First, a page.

Being an American

“What does it mean to be an American?”

For my July 4 assignment with the Post Independent (my summer newspaper internship, yo), I had to go around to random people on the street — what newspapers (and others, I’d imagine) call a “man-on-the-street” assignment — and ask this question.

Aaaaand I have never in my life been rejected so much so repeatedly in such hot weather. I probably walked ten miles on July 2 and only managed to get three solid interviews with pictures.

Here’s how it goes almost verbatim:

“Hi/Hello, I’m Brett Milam/I’m a reporter with the Post Independent and for July 4th, I’m going around asking people what they think it means to be an American. Would you mind if I asked you guy(s) that?”

Not exactly intimidating, is it? Add in a photo-op and it takes two minutes, tops. Obviously, nobody has an obligation to talk to a reporter, but I would think normally it’d be exciting to partake in a newspaper interview, especially to show off your “patriotism.”

I was met with a lot of, “No, I’d rather not.” One Asian woman pretended to not speak English, a woman with her kid on a bench said they were busy (even though they were literally just sitting there), and one woman said she wasn’t really political. You have to be politically-minded to answer, “What does it mean to be an American?”

Ugh. Rejection sucks. It was a bit demoralizing to keep running into a “no.” Oh well.

So, what do I think it means to be an American?

Let me show you.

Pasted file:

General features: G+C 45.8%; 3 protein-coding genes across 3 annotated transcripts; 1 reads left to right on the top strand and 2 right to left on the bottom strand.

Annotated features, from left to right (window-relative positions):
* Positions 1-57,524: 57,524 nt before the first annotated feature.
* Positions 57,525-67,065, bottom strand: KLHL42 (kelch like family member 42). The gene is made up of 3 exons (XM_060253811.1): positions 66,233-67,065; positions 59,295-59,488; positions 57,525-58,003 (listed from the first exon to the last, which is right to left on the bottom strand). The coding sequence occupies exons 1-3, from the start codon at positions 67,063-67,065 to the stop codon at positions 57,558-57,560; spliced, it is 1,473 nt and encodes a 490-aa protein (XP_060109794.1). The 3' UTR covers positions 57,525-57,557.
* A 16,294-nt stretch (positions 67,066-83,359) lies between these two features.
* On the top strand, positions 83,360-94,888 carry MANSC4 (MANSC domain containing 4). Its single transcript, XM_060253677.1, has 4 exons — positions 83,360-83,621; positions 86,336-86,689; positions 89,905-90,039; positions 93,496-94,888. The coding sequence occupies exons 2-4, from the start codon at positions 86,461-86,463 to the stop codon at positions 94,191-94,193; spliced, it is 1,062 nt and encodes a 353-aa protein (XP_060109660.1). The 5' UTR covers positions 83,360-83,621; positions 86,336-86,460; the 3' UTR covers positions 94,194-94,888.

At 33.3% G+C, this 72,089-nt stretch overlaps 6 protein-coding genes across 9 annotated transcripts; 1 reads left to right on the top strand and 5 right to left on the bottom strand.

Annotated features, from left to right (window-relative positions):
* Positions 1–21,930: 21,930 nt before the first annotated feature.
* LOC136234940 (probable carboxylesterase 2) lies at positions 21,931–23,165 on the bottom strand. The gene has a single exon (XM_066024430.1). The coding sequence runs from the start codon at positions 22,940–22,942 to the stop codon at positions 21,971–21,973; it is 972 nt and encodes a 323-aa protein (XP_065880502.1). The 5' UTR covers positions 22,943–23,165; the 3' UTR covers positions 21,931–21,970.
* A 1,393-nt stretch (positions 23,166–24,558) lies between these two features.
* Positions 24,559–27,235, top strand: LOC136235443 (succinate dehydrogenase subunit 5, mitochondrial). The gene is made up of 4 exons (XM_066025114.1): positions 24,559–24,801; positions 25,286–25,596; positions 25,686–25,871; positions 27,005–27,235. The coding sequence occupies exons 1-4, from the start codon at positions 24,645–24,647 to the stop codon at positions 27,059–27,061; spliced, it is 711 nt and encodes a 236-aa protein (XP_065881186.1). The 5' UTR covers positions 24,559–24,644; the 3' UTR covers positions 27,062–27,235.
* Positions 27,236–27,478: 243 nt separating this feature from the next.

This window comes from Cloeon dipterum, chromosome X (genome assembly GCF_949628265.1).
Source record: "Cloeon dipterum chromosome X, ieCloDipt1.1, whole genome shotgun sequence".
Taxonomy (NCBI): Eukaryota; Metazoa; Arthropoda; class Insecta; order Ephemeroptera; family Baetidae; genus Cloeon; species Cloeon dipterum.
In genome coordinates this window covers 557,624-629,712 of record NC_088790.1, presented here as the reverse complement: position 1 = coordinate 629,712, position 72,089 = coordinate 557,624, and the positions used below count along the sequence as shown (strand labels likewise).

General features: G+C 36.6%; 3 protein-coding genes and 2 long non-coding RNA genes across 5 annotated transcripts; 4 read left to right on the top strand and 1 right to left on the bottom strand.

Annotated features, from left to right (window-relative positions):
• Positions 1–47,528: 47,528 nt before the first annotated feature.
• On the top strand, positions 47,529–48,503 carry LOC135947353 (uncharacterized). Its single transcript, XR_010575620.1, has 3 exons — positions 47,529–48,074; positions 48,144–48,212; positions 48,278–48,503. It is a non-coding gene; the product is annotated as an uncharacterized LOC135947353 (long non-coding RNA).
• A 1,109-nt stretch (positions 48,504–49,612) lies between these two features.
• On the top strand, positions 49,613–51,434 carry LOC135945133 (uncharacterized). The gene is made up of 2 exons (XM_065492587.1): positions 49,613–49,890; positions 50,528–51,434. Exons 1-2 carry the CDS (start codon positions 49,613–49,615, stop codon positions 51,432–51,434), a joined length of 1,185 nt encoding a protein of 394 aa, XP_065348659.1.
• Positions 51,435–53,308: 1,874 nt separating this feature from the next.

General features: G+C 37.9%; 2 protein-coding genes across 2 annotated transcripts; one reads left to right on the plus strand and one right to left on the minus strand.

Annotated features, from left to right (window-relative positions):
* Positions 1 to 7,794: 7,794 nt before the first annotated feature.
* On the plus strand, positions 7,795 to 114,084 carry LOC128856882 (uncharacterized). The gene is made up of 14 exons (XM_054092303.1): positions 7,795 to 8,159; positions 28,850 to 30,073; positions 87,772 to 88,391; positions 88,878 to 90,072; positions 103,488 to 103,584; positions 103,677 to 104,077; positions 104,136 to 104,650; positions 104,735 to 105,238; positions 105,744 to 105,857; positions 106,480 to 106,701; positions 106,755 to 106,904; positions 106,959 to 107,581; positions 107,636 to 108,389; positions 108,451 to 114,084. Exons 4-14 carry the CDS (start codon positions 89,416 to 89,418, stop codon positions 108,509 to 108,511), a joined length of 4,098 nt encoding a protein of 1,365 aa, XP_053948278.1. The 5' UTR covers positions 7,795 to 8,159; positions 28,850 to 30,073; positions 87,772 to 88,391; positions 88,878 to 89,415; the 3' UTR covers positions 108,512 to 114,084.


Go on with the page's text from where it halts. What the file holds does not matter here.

I’m genuinely not posting that to be “edgy” or contrarian. I genuinely believe there is no more epitomizing image of “what it means to be an American” than the freedom, if one so desires, to burn the very symbol of America: its flag.

Now, I wouldn’t personally do it merely because I know it would tick people off (which is a whole other discussion), but that I have the freedom to do it? I think that’s the closet I can get to understanding what it means to be an “American.” I’m just not the rah-rah patriotic type or think there’s some checklist people have to meet.

But I’d say the freedom to burn America’s essence is quite the litmus test. Most, I don’t think, would say we ought to have the freedom to do it. But that’s, again, why it’s so American because we fucking do.

2 thoughts

  1. I don’t think people HAVE the freedom to burn their flag though.

    Canadians have far more freedom to burn their flags than Americans do. Not to say Canadians wouldn’t bat an eye, they would, but that’s about all they would do.


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